Health in all its dimensions

Health is much more than the absence of disease. Be it physical, mental, or social, health is a critical resource to living a fulfilling life. “A healthy mind in a healthy body” is vital to everything we do, from meeting our basic needs to achieving our life goals and connecting with others.

But for PULSAR, we think it’s important to take it a step further.

Because the unresolved challenges we face in individual and public health are many. Because human health is intimately linked to the health of its environment. And because we can start finding solutions today for the challenges of tomorrow.

PULSAR believes that there needs to be a shift in the way we view and address health. And this shift hinges on a new concept that concerns us all: sustainable health. 

What is sustainable health?

Sustainable health is a modern vision of health that goes far beyond conventional thinking. It encompasses every aspect of an individual’s health and well-being and looks at everything that can have an impact, whether good or bad.

For health to be truly sustainable, it is also important that we take action today while looking to the future. This means giving everyone equitable access to environments and resources conducive to adopting and maintaining a healthy lifestyle. It also means having a long-term vision to ensure that future generations can also lead healthy lives.

And since human health is inextricably linked to the health of our planet, sustainable health also means taking steps to maintain and improve the state of the natural environment with a view to sustainable development.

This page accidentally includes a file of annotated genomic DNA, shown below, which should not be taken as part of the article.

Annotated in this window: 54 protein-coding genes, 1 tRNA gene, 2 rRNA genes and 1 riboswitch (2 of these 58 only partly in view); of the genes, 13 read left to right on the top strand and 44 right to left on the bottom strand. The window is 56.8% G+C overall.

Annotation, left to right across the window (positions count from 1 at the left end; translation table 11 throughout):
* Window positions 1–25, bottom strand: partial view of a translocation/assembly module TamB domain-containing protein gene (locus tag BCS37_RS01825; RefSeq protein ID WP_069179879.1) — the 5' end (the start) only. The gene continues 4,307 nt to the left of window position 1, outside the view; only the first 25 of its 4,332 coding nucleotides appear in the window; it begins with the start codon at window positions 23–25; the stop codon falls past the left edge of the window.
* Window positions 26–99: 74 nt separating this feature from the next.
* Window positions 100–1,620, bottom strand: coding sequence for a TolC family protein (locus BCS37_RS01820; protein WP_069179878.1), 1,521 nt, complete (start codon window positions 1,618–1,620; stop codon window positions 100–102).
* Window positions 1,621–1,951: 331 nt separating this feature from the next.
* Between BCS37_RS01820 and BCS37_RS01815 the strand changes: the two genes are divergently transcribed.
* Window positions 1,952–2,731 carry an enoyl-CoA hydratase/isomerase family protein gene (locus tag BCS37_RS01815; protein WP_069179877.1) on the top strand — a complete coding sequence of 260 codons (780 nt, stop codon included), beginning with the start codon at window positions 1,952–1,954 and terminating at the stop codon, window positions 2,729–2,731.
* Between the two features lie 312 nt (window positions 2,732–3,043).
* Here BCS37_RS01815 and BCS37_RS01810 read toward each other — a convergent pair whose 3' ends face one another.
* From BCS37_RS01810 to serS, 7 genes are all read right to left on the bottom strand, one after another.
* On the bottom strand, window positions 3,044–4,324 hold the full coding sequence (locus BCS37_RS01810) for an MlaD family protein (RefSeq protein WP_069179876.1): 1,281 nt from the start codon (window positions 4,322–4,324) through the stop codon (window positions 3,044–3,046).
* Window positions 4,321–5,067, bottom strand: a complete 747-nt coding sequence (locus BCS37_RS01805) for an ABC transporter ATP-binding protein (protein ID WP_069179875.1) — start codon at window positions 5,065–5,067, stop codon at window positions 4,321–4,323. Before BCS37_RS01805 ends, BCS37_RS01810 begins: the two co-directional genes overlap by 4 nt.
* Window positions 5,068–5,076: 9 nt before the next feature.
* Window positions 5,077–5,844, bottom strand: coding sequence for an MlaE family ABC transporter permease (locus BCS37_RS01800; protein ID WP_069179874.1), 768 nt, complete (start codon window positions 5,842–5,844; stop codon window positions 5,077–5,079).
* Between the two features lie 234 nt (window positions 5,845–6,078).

In short, for us sustainable health is:

“A healthy mind in a healthy body,
in a healthy community and natural environment,
on a healthy planet.”

Eight areas of study in sustainable health

Age, sex, ethnicity, biological predispositions, DNA: everyone has their own particular biological and genetic characteristics.

Diet, sleep, physical activity, inactivity, consumption of alcohol, tobacco, and other drugs, sexual practices, hygiene, public transit use; lifestyle refers to the way we act and live every day.

Some people are adept at managing their emotions. Others have good communication skills and can adapt to change or solve problems. These kinds of personal and social skills are what allow us to tackle life’s challenges.

Standard of living and education refer to, among other things, a person’s level of schooling, main occupation (i.e., employed or unemployed), job type, and income. These factors are among those with the biggest impact on health and well-being.

Family, workplace, school, home, and social environments: Living environments refer to all the places where people live, work, learn, and interact on a daily basis.

Soils and forests, water sources, air, biodiversity, climate and climate change: The natural environment and ecosystems sustain life on Earth and have an impact on people’s health.

This area of study covers systems managed by the government and its partners, including health and social services, education, childcare, and employment support and social solidarity programs. These systems are designed for the population as a whole and have an impact on individuals’ quality of life and health.

Politics, economics, and society all influence individual health and collective well-being at a higher level. Cultural, social, demographic, economic, political, and legislative contexts are good examples of these.